More on intangibles and the recession

Earlier this week, I posted an item on how knowledge intensive sectors — professional, scientific & technical services, information industries and the educational services — grew during the recession but have declined in the “recovery.”
A couple of readers got back to me with what seems to be a plausible explanation: the structure of the business. Contracts for these types over activities are on more of a long term basis – or at least are such that there is a lag function. As companies cut back on professional services in the recession, the cuts didn’t actually hit these services until later as contracts were renegotiated.
The opposite seems true about financial services, however. They dropped in 2007 and 2008 and then rebounded in 2009. That makes perfect sense, however, since it is a financial crisis driven recession.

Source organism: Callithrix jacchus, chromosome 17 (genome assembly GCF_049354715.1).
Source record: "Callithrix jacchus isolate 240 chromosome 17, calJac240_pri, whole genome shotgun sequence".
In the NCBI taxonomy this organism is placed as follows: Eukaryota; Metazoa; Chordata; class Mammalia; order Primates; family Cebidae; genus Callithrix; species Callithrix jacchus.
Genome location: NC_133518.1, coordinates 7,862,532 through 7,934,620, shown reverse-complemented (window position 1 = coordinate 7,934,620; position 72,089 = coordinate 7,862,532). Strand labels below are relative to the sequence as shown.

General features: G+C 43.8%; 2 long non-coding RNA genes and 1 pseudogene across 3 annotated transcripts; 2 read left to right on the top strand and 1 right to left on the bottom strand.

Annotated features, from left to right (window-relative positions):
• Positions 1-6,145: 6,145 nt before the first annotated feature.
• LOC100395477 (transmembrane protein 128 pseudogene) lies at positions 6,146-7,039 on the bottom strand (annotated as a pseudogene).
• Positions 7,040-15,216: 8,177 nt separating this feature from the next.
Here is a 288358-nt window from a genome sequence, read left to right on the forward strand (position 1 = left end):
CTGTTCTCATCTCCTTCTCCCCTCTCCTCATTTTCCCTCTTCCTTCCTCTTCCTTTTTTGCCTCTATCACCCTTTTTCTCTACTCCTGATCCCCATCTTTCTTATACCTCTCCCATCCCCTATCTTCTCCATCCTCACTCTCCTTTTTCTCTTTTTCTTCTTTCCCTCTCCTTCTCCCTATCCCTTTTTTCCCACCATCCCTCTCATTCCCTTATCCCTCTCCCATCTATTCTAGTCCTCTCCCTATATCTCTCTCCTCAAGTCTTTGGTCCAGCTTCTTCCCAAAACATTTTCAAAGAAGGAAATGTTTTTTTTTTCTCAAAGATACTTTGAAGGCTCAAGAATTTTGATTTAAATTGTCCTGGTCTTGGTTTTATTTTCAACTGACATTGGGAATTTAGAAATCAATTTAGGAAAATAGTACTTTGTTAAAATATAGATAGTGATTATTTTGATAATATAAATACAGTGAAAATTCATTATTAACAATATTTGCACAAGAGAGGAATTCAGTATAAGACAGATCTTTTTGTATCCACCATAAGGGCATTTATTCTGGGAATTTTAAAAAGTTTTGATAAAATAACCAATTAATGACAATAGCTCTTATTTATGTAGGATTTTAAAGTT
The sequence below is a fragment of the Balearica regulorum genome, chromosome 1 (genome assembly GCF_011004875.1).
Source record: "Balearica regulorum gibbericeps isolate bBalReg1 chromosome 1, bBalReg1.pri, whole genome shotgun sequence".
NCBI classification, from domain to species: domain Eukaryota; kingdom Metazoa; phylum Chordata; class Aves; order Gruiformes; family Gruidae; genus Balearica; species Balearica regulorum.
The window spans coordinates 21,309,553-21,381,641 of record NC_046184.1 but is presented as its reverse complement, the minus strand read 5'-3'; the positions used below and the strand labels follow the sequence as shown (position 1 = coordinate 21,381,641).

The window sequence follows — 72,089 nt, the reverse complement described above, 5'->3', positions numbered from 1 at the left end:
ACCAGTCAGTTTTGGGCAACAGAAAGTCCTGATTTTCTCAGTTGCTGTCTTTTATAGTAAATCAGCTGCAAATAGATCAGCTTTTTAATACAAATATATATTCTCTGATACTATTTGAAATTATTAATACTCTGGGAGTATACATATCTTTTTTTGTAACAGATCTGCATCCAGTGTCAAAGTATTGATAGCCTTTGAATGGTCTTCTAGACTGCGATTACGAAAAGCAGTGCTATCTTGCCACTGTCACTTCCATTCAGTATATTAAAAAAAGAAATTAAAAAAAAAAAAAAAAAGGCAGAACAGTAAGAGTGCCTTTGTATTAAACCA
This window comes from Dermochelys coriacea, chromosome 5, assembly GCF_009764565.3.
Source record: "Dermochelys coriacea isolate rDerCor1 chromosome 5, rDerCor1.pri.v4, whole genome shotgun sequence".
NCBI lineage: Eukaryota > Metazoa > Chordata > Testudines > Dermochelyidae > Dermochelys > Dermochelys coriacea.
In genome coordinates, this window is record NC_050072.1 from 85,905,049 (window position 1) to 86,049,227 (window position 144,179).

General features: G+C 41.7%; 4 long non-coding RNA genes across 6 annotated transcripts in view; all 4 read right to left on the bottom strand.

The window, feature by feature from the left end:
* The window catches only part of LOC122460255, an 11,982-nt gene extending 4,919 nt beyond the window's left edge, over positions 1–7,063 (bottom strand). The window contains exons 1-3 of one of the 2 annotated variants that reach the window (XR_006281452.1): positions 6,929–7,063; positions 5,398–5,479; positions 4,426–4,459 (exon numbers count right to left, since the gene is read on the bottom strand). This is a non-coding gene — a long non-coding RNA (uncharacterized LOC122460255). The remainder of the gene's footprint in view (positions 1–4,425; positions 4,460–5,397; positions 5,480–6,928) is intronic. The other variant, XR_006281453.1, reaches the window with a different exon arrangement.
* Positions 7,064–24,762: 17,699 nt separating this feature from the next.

This raises an interesting point, however. Are knowledge creating industries partially countercyclical? Or is there at least enough of a lag that early stimulus support for these industries could dampen a downturn? One of the standard critiques of any stimulus package is that by the time the money gets spent, the upturn has already occurred. But if there are significant parts of the economy where the downturn is delayed or otherwise lags, then the stimulus might actually arrive at the right moment to be the most effective. An interesting thought to ponder (for the next time).

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